Feeling Trucky

"Doc, how's the X-rays?"

"Well, Monster -- or do you prefer Mr. Truck, or Truckie? -- you're suffering from a dislocated bumper, transmission trauma, fractured fuel pump, spark plugs on life support, windshield shattered in five places, your exhaust manifold is exhausted, your crankshaft is shot, you need an emergency oil transfusion and we'll have to amputate your rearview mirror."

"You think this is bad? You should see the other guy."

• • •

"I broke my kneecap, fractured my spine, broke some ribs, broke my nose, broke my shoulder, broke my hand, had a concussion, but the worst was popping two ribs off my spine," says Monster Jam driver Dennis Anderson. "But I don't get hurt that much."

Oh ... Such stoicism can only mean he's behind on his medical premiums or insured by Black and Blue Cross. But seriously, folks. Anderson will be in the suicide seat -- pardon, driver's seat -- of Grave Digger XX at Sam Boyd Stadium Saturday for the crash-mad climax of the Monster Jam season. In this paragon of pandemonium, trucks juiced on enough steroids to reconvene congressional hearings speed down straightaways, jump ramps, land hard and pulverize innocent obstacles (say a prayer for that naked, frightened school bus) to compete for the destructo-championship of the world.

A pre-event "Party in the Pits" allows ticket-holders to meet the semikamikaze-drivers and inspect their Incredible Hulk-a-sized dirt buggies.

"We're really flying these trucks fast and high now compared to the old days," says Anderson, whose 10,000-pound Grave Digger, with its 1,500-horsepower engine, 700-pound tires and nitrogen shock absorbers to cushion 100-foot leaps, is the sport's much-loved mega-behemoth. And he's out to kick some serious tailpipe.

"When I started, a $20,000 monster truck was big and bad. Now they're getting over $200,000 with all the extras. They're more durable for what we're putting them through, and the track builders keep raising the bar a little steeper and higher, and we charge out there running over stuff. If you charge at any obstacle hard, make it or fail, you're a hero."

Drivers are clued into that when emerging from protective steel cages to the ear-splitting, engine-screaming, 100-decibel-level, 25-truck-revving roar in the stadium.

• • •

"How did you do this much damage to yourself, Truckie?"

"Watch this tape of the last Jam. You'll hear me swearing under my engine. I hope Mom never hears this:

"Whoooa! No, don't launch me that high! Oh geez, that landing's gonna ... #@&!*$%! Oh, no ... no ... NOOO! " --


"No! Swerve! Swer ... YEEEOUCH! If I just broke what I think I broke, I won't make love for a year. ... Don't tip me, you'll splatter my ..."


"There goes my Sunday golf game, you mother#$*!&%!"

• • •

Anderson's the reigning legend, but John Seasock's the defending champ, powering the fearsome Batman to victory last year.

"This is the granddaddy of them all, what we all work for, and I'm the one with the target on my back," Seasock says. "We're more like pilots than drivers. You come in for a landing after these long, high jumps, you time it right, it's not bad. But you get overzealous on the throttle, you have a lot of broken parts. Gravity is rough, so we're replacing every nut and bolt and checking for stress cracks. Coming down the track, we're going almost 70 miles an hour, and it's like driving on ice at that speed."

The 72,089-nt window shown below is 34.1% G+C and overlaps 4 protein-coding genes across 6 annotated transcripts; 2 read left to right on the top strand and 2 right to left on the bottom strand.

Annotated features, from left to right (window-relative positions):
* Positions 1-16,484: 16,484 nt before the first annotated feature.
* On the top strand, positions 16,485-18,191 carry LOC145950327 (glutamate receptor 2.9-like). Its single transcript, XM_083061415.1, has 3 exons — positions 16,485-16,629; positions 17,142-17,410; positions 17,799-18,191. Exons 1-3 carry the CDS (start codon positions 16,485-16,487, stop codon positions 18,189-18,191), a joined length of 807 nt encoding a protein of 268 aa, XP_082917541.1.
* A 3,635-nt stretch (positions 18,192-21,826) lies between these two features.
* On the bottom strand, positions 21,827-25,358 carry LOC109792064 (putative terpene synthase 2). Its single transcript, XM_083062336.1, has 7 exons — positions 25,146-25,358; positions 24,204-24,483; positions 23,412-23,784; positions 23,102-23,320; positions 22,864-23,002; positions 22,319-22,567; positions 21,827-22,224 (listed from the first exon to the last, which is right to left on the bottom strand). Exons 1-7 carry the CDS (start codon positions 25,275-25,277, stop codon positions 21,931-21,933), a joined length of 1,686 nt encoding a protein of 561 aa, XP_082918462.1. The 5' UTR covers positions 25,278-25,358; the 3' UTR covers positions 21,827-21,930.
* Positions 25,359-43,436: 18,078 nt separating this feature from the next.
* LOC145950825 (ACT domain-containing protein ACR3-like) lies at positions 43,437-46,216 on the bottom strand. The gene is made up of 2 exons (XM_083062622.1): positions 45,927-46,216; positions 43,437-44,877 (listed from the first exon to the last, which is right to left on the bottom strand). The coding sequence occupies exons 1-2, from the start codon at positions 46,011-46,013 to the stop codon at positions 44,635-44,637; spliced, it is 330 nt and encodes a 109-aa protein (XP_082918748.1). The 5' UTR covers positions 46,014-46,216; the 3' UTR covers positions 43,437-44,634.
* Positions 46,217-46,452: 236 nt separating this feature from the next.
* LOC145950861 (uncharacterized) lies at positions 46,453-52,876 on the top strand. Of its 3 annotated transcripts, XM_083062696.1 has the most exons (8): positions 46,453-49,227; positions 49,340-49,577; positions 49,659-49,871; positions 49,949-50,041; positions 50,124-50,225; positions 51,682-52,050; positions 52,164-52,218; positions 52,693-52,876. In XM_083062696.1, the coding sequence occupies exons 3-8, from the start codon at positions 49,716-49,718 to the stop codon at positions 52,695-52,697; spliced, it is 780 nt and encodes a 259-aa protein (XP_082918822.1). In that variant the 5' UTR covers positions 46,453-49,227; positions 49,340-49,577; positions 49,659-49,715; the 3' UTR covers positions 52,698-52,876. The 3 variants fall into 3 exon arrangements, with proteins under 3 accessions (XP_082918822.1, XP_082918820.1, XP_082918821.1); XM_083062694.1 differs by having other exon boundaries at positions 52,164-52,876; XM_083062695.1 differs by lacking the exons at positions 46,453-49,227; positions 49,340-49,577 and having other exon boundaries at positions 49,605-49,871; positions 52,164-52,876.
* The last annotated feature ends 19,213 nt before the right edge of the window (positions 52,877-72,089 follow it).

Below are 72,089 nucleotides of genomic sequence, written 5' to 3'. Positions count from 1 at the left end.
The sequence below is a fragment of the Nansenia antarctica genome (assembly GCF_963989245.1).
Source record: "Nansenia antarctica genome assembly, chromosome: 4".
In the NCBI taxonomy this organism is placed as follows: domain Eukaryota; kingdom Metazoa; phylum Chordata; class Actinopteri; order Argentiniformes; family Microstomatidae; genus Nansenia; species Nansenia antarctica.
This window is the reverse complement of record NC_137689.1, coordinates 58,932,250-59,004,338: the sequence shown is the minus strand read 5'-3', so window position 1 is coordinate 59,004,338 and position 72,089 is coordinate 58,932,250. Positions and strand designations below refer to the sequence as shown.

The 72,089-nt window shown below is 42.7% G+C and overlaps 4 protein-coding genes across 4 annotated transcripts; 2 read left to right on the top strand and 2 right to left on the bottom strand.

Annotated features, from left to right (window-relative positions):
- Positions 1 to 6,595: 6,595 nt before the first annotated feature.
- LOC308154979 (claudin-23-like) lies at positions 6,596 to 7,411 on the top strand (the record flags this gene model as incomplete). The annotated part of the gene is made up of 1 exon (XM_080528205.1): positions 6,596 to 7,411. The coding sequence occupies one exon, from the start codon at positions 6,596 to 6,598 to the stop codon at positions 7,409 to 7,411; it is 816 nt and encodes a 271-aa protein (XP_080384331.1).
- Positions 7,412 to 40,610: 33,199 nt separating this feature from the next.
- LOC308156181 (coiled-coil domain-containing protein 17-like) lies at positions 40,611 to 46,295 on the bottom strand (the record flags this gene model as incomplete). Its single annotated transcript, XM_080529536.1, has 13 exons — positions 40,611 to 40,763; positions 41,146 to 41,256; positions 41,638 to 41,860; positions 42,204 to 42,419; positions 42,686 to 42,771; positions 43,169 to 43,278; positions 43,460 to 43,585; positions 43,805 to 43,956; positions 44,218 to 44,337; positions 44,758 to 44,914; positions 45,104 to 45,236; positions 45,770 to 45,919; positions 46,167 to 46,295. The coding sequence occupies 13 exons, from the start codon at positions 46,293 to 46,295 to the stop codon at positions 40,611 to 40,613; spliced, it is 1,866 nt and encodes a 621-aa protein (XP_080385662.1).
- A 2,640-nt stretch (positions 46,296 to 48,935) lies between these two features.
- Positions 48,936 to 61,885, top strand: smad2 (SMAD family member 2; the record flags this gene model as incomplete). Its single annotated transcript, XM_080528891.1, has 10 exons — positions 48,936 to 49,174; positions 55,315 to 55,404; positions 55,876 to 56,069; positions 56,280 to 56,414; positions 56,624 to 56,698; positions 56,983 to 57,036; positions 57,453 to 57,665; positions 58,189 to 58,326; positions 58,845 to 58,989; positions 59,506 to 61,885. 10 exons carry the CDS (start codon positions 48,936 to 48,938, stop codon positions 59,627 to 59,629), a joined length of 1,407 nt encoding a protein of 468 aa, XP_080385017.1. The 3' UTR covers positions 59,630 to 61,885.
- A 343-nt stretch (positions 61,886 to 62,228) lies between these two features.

Not that these gentlemen seriously fear being strapped inside these vehicular rockets, even if the human body insists otherwise. Anderson recalls one brutal landing when he thought he'd punctured a lung. "I was gasping and thought I was going to die," he says. "You've got this extra equipment all around and it felt like forever for them to come and help me. But I've been doing this for 26 years, and I've raised a second generation of drivers, my sons. I want to keep on charging hard."

Seasock's distress occurred off-track. After corresponding with a young female fan who longed for a Jam-packed career, he learned his encouragement had been discouraged. "I got an e-mail back that her teacher slammed her for it," Seasock says, still sounding hurt. "I wrote back and said the teacher should call me to talk about people following their dreams. I thought a teacher would want to inspire, not degrade."

Or the teacher was merely calculating skyrocketing medical-care costs, whether treating broken human bones or shattered auto organs. As for our battered mechanical patient, he's downed a bowl of Demerol, and the doc's ready to send him hobbling home:

• • •

"Keep that sling around your sprained radiator belt, and try not to scratch under the cast on your ruptured water pump or the splint on your bruised alternator or the gauze bandages up your infected air filter. You'll probably feel phantom pains where the amputated mirror was and eventually we might put your entire chassis in traction. Got your crutches? Your cane? Your motorized wheelchair."

"How do I get home? I can't drive like this!"

"Call a cab."

Contact reporter Steve Bornfeld at sbornfeld@reviewjournal.com or (702) 383-0256.


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